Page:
The environmental consultant used for the original project (EDAW) is of the belief that the revised project will require a new Mitigated Negative Declaration. One new environmental factor that must now be considered by State law is “global climate” impact. This was not required back in 2005-2006, but will have to be included this time. Additionally, the traffic/parking study, and shade/shadow study will have to be redone.

Department of Public Services

Division of Public Safety (Public Safety Officer Bryan Ariizumi)

1. The Crime Statistics Report for the week of December 7 – 13, 2008, is included with this Manager’s Report.

2. Temple City avoided potential problems with the past winter storms as no notable damage was reported. Staff monitored the storm drains on streets with known flooding problems.

3. During the winter months, the City purchases sand for sandbags for Temple City residents. The sand is delivered to the Fire Department, and this year they constructed a new sand pit in front of their station. The new sand pit allows easier access for Temple City residents to fill their sandbags.

4. The Public Services Department would like to wish that everyone has a Happy Holiday!

Office of the City Attorney (Charlie Martin, City Attorney)

1. Recent Court cases of interest:

McClatchy v. District (9) 272 F3d 1145: a Council member’s privacy rights must yield to the public’s right to know; so accusations of criminal conduct (baseless or not) or with regard to conduct impacting his public service, candidacy; or injury to reputation do not trump sunshine laws, and accordingly must be disclosed.

U.S. v. AMC DAR 17816: While the ADA law provides that cities and other providers must accord users full and equal enjoyment of facilities, that does not mean that the provider must reconstruct its facilities to so provide.

S.F. v. Coyne DAR 17947: In condemnation, an owner with no on-going business on undeveloped land cannot claim damages for business good will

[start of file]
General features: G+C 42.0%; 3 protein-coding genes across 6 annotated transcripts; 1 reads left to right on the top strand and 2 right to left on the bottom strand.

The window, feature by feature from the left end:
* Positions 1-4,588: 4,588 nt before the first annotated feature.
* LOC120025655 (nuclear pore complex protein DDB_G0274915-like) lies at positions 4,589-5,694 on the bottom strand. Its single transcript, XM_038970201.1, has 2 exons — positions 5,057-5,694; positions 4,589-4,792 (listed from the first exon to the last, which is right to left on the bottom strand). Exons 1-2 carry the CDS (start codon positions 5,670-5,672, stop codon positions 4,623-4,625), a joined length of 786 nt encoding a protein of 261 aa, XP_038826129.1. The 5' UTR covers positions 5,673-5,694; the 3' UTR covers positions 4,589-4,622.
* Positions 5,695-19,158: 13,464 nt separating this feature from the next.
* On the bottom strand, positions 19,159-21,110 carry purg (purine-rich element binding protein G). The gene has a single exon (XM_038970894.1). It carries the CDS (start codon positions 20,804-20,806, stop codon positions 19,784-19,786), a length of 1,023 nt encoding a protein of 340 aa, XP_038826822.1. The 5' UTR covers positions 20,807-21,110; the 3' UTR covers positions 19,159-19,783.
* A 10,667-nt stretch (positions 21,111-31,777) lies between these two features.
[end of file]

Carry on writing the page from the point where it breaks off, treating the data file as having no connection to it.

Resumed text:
Jennifer v. L.A. Unified School DAR 17960: a school (or city in loco parentis such as a Rec program) has a duty to protect special participants from bullying and harm by others.

Starbucks v. SupCt (Lords) MN 6624 An employer may not ask prospective employees about their use of marijuana more than two years before the application..

City Council Calendar

*This City Manager’s Report is compiled each week by the City Manager as a Report to the City Council of the week’s activities.. It is intended to be a fair report of the prior week, but is not intended to bind the City Council or any of its members to any particular statement or report. Opinions (in italics) are those of the City Manager or staff, and are not intended to reflect any position on the part of the City Council or any of its members.

Exhibit #1
“California City News will continue to post as many city employment related stories during these difficult times as possible. Job cuts, often the cuts of last resort, are typical of cities in distress and often provide a glimpse into a cities budgeting priorities that we feel our readers might find useful.
“In today’s, San Francisco Chronicle its reported that nearly 400 city employees will lose their jobs in February as part of $71 million in cuts announced Tuesday by Mayor Gavin Newsom.
“The mayor’s plan also includes $17 million in cuts to public health, affecting programs that help the mentally ill and homeless people. A separate proposal from Board of Supervisors President Aaron Peskin suggests an additional $8.5 million in possible cuts, including $3.9 million from the Fire Department budget.
“Employees losing their jobs will be told on Friday but will work until February. An additional 313 vacant positions will be eliminated. The city currently employs about 28,000 workers”.
Exhibit #2
Red Light Cameras Invalidated? Who will cry for the red light cameras? Not us, and not the Appellate Courts… though a recent decision that could invalidate the camera’s contracts could cost cities millions.
There’s been a long running legal battle over whether the firms that operate the cameras can charge on a per-ticket basis. This raises concerns from some camps that the camera operators are unduly incentivized to catch California motorists, er, red handed.
In 2004, the legislature mandated that all photo enforcement contracts must be flat rate. Appellate Judge Robert J. Moss did not believe a contract in place with the City of Fullerton follows the “letter or spirit” of that mandate, and has invalidated a Fullerton woman’s ticket that could impact over 40 California cities with similar contracts.
Red Light cameras are already under fire across the state, as they’re not only highly unpopular but often unenforced and potentially even unsafe.